Oracle to Change the Release Numbering for Java SE

| by Charles Humble Follow 572 Followers on May 14, 2013. Estimated reading time: 3 minutes |

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"To avoid the confusion caused by renumbering releases", Oracle has announced that it is adopting a new numbering scheme for JDK 5.0, JDK 6 and JDK 7. Minor Java releases are divided into planned Limited Update releases that include non-security related bug fixes and occasional new functionality, and Critical Patch Updates (CPUs) that only include fixes for security vulnerabilities. The increasing frequency of security releases means that planned releases occasionally have to be re-numbered. This causes problems for Oracle since it means fixes and enhancements can't be assigned to specific releases in bug tracking systems.

To work around this Oracle has decided that:

  • Limited Update releases will be numbered in multiples of 20.
  • We intend for Critical Patch Updates to continue to use odd numbers. The numbers will be calculated by adding multiples of five to the prior Limited Update and when needed adding one to keep the resulting number odd.

This is best illustrated with an example:
The next Limited Update for JDK 7 will be numbered 7u40, and the next 3 CPUs after that will be numbered 7u45, 7u51, and 7u55. The next release will be a Limited Update 7u60, followed by CPUs 7u65, 7u71, and 7u75.

This numbering scheme will leave several numbers between releases which will allow us to insert releases – for example security alerts or support releases, should that become necessary - without having to renumber later releases.

Whilst noting that he wasn't involved in the discussions around this, Oracle's Phil Race, who has been an engineer on the Java client team at Sun/Oracle over 12 years, provides some more details on the OpenJDK mailing list

There's become something of a convention that security update releases are odd numbers and other releases are even numbers. I'm not sure how important that is to the outside world but if two security releases happen without a release in between you need to decide if you want to break that convention.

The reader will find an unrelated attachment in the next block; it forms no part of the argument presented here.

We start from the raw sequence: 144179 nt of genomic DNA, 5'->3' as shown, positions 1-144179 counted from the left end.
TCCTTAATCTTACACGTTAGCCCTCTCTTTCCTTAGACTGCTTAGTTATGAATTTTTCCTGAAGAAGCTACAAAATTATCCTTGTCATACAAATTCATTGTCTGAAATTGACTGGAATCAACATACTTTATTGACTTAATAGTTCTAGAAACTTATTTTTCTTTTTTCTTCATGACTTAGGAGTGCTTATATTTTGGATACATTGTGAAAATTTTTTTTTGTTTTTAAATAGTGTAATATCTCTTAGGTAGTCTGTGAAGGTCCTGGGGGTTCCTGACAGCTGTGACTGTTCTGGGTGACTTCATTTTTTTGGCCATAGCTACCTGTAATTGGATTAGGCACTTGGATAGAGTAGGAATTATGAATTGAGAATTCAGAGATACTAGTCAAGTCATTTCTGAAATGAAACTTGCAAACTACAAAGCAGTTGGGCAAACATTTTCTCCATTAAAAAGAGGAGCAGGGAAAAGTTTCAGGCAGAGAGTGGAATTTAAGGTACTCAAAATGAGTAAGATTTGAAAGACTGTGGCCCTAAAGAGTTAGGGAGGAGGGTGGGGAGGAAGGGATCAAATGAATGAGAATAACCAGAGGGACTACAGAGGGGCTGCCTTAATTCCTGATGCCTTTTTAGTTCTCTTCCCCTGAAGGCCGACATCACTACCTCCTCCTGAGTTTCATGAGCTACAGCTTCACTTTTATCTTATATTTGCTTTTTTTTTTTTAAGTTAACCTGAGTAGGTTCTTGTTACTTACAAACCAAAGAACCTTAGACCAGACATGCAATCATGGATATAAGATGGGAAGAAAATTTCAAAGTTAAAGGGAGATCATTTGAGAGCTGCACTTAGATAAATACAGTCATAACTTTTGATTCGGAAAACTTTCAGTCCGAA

We also had a lot of confusion arise from the need to do a few unplanned releases. Builds of 7u14 existed, bugs were marked as fixed in that release, reports, stats, etc all referred to that release but all that data is now wrong, and that work is now going to (hopefully) see the light of day in 7u40. In the interim, internally and externally people couldn't understand why a bug supposedly fixed in 7u14 was reproducible in 7u17. So leaving a very generous gap between non-security release numbers means we should not have to do the re-numbering on the fly.

Leaving gaps between planned security release numbers mean there's already a place set aside in case any unplanned release has to happen. Keeping the odd numbering convention for security release uses up more numbers. So that's how you end up with such inscrutable jumps in numbers.

eg :
7u15 was a planned security release
7u17 was unplanned, using a reserved number (I think)
7u19 was reserved just in case, but not needed
7u21 was a planned security release
and so forth ...

Oracle notes that a more elegant solution would require the changing of the version numbering scheme to accommodate different kinds of changes (for example by using 7u44-2 ). However this cannot be implemented outside of a major release, since doing so might break existing code that parses version strings (possibly including the Java auto-update system), in a way vaguely reminiscent of what happened when it changed the company name from Sun Microsystems to Oracle. Moreover, it is unlikely to make the change in time for the much delayed Java 8 release.

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"in time for the much delayed Java 7 release" by Matt Giacomini

Did you mean Java 8?

Re: "in time for the much delayed Java 7 release" by Charles Humble

I did! Thanks for the comment; now corrected.

Re: "in time for the much delayed Java 7 release" by Henry Bowman

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